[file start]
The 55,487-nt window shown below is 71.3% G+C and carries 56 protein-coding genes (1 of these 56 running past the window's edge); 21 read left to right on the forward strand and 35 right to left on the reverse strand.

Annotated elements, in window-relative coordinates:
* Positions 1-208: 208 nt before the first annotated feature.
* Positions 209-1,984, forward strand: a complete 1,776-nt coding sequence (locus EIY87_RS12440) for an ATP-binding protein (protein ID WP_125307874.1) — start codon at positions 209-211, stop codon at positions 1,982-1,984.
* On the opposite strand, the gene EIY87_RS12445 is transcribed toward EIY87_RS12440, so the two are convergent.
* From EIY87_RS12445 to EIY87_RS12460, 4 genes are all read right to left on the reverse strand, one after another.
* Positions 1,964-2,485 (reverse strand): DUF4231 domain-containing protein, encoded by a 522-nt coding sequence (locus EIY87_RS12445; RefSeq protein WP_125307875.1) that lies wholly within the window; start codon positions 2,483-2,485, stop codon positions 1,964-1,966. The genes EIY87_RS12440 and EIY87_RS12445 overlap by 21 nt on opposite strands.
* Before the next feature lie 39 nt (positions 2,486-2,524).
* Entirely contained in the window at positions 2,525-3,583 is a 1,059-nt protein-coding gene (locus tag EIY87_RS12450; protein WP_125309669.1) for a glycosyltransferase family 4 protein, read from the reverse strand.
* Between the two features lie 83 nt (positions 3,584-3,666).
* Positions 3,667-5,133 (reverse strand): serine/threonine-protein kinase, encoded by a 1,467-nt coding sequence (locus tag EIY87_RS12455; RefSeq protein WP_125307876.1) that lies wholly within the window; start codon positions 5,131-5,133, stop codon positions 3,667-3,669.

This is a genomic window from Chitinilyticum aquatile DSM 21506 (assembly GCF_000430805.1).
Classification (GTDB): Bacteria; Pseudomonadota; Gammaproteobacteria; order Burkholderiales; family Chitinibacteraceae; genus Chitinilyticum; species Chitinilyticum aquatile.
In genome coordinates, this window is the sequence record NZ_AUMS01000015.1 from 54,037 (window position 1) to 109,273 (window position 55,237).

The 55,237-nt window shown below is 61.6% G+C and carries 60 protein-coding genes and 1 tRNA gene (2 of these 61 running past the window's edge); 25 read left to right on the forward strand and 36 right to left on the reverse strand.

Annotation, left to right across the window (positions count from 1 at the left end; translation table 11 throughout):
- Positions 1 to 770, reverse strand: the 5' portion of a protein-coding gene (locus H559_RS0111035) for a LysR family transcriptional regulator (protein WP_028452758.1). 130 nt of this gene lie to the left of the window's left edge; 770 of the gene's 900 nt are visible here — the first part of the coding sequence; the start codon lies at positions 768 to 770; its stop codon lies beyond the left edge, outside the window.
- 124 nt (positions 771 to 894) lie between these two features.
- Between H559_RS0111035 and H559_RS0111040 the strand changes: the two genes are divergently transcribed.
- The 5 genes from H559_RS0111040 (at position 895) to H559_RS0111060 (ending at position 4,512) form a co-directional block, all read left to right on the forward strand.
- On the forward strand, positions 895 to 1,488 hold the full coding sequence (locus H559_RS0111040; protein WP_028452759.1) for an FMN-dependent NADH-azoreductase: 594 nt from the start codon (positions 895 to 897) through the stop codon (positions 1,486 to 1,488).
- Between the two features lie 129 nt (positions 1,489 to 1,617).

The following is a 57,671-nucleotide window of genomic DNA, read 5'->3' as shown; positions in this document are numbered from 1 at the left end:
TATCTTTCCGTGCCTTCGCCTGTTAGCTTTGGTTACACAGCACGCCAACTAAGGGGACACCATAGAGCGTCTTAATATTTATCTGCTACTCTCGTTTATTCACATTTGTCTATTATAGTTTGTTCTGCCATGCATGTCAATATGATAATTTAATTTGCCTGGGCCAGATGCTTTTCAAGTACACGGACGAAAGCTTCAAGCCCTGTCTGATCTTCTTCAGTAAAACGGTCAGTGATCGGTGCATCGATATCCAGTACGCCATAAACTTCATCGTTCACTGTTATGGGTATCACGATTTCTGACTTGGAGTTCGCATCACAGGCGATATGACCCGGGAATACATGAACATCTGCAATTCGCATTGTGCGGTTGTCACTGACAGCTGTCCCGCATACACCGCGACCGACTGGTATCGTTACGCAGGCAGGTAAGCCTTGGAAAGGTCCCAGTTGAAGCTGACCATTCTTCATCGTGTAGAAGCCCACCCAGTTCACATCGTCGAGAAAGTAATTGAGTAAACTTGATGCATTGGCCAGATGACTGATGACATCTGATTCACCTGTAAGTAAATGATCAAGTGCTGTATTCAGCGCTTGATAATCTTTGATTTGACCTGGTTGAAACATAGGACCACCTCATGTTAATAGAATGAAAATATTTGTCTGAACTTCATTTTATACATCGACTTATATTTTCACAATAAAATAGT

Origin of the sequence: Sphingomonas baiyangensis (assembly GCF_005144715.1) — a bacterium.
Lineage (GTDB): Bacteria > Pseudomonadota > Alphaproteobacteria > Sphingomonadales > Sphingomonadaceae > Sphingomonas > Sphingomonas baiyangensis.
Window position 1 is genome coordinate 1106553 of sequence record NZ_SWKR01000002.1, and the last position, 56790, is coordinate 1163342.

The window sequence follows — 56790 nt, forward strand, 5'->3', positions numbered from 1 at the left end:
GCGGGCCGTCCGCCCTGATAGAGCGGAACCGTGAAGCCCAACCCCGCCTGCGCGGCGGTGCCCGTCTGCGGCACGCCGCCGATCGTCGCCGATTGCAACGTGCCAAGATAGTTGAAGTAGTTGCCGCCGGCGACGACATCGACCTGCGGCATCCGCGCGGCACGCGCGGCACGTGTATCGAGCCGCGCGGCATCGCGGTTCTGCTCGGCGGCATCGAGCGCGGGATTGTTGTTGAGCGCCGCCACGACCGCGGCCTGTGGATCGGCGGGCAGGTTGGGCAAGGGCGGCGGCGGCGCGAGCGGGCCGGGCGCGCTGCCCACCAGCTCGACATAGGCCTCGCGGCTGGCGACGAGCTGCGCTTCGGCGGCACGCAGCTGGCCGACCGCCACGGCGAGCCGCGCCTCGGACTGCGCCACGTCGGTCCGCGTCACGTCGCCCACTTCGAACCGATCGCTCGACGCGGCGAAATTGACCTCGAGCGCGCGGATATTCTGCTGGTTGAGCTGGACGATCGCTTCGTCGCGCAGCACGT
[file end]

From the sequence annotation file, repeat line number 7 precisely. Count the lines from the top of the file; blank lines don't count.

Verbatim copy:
* Positions 1,964-2,485 (reverse strand): DUF4231 domain-containing protein, encoded by a 522-nt coding sequence (locus EIY87_RS12445; RefSeq protein WP_125307875.1) that lies wholly within the window; start codon positions 2,483-2,485, stop codon positions 1,964-1,966. The genes EIY87_RS12440 and EIY87_RS12445 overlap by 21 nt on opposite strands.